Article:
„Do all the good you can,
By all the means you can,
In all the ways you can,
In all the places you can,
At all the times you can,
To all the people you can,
As long as you ever can.“

—  John Wesley, John Wesley
Statement commonly known as "John Wesley's Rule" Variant Do all the good you can, in all the ways you can, to all the souls you can, in every place you can, at all the times you can, with all the zeal you can, as long as ever you can. According to Richard Heitzenrater, Professor of Church History and Wesleyan Studies at Duke Divinity School, there is no evidence that John Wesley ever wrote the rule that is attributed to him. In the sermon titled "The Use of Money" Wesley said, "Employ whatever God has entrusted you with in doing good, all possible good, in every possible kind and degree . . . to all men." This sermon is in the collection titled "Wesley's Standard Sermons." They are called "standard" because all Methodist preachers were instructed to read them and use them in interpreting the Christian faith.

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„The distinguishing marks of a Methodist are not his opinions of any sort. His assenting to this or that scheme of Religion, his embracing any particular set of notions, his espousing the judgment of one man or of another, are all quite wide of the point.“

—  John Wesley
Context: The distinguishing marks of a Methodist are not his opinions of any sort. His assenting to this or that scheme of Religion, his embracing any particular set of notions, his espousing the judgment of one man or of another, are all quite wide of the point. Whosoever therefore imagines, that a Methodist is a man of such or such an opinion, is grossly ignorant of the whole affair; he mistakes the truth totally. We believe indeed, that all Scripture is given by the inspiration of God, and herein we are distinguished from Jews, Turks, and Infidels. We believe the written word of God to be the only and sufficient rule, both of Christian faith and practice; and herein we are fundamentally distinguished from those of the Romish church. We believe Christ to be the eternal, supreme God; and herein we are distinguished from the Socinians and Arians. But as to all opinions which do not strike at the root of Christianity, we think and let think. So that whatsoever they are, whether right or wrong, they are no distinguishing marks of a; Methodist. "The Character of a Methodist" (1739); in The Works of the Rev. John Wesley in Ten Volumes (1826), Volume IV, p. 407; A portion of this is commonly quoted as "Think and let think.".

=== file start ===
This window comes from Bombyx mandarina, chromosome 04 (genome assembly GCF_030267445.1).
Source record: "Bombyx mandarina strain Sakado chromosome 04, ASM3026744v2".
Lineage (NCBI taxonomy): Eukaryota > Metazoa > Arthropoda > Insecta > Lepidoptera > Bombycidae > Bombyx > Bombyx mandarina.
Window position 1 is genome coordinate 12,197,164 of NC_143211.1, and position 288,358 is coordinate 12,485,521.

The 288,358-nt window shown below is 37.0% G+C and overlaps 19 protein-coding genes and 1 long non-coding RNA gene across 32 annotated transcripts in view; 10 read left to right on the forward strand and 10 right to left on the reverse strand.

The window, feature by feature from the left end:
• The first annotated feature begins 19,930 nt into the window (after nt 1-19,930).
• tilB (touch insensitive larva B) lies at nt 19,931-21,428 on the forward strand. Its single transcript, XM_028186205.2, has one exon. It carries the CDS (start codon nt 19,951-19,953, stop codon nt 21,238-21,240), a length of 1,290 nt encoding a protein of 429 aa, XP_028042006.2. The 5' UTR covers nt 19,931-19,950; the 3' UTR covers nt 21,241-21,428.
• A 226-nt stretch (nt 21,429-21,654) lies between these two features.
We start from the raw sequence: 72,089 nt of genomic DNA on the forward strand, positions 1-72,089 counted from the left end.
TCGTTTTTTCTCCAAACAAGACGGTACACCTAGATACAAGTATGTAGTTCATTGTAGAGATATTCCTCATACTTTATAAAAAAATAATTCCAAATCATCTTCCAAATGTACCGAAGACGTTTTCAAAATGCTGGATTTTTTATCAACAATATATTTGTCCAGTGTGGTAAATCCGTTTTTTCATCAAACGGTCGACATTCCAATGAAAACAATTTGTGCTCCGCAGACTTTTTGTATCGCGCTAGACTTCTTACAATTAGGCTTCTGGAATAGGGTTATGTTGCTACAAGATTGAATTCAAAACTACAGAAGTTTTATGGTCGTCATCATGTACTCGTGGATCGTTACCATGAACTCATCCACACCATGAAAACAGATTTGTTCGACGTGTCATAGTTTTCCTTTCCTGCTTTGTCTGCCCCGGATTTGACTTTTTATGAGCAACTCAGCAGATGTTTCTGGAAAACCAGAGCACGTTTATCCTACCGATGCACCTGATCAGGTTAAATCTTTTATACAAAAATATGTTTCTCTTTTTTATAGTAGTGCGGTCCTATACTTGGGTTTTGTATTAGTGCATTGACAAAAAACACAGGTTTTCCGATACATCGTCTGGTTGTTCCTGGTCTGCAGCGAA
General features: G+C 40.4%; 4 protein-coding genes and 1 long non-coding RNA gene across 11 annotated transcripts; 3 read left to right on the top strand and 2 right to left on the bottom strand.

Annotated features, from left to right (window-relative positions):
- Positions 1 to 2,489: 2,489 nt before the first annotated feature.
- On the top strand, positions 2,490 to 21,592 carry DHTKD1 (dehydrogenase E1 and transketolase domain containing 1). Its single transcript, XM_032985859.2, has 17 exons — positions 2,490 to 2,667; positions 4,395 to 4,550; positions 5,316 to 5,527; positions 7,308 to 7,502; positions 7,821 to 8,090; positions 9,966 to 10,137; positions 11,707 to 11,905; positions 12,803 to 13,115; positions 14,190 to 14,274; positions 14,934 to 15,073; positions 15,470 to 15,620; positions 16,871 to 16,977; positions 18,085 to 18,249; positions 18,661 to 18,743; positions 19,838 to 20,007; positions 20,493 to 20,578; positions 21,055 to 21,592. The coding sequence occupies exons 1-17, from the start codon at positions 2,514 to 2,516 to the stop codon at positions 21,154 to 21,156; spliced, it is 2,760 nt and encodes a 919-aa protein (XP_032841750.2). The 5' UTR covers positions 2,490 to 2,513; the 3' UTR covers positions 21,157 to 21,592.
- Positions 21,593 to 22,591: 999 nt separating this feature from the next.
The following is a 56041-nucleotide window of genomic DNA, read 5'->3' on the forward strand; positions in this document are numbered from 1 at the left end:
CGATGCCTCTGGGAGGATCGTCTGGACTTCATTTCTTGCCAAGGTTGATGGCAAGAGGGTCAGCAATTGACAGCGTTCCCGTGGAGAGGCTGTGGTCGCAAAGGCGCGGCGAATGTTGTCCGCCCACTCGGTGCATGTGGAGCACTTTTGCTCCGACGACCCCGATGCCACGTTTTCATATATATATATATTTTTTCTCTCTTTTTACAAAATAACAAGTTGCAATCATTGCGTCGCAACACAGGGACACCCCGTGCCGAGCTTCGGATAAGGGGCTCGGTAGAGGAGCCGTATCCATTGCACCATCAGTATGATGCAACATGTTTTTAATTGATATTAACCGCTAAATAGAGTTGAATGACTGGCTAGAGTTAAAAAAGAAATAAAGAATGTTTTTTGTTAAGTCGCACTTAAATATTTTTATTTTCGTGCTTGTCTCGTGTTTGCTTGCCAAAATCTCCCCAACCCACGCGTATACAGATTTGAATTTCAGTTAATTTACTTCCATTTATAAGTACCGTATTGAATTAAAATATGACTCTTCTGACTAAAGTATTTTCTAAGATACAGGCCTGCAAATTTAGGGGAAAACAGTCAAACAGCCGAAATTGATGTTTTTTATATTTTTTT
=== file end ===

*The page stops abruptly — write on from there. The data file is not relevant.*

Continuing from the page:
„I look on all the world as my parish;“

—  John Wesley
Context: I look on all the world as my parish; thus far I mean, that, in whatever part of it I am, I judge it meet, right, and my bounden duty, to declare unto all that are willing to hear, the glad tidings of salvation. Journal (11 June 1739)

„If he forbid you, do not you forbid him. Rather labour, and watch, and pray the more, to confirm your love toward him. If he speak all manner of evil of you, speak all manner of good (that is true) of him.“

—  John Wesley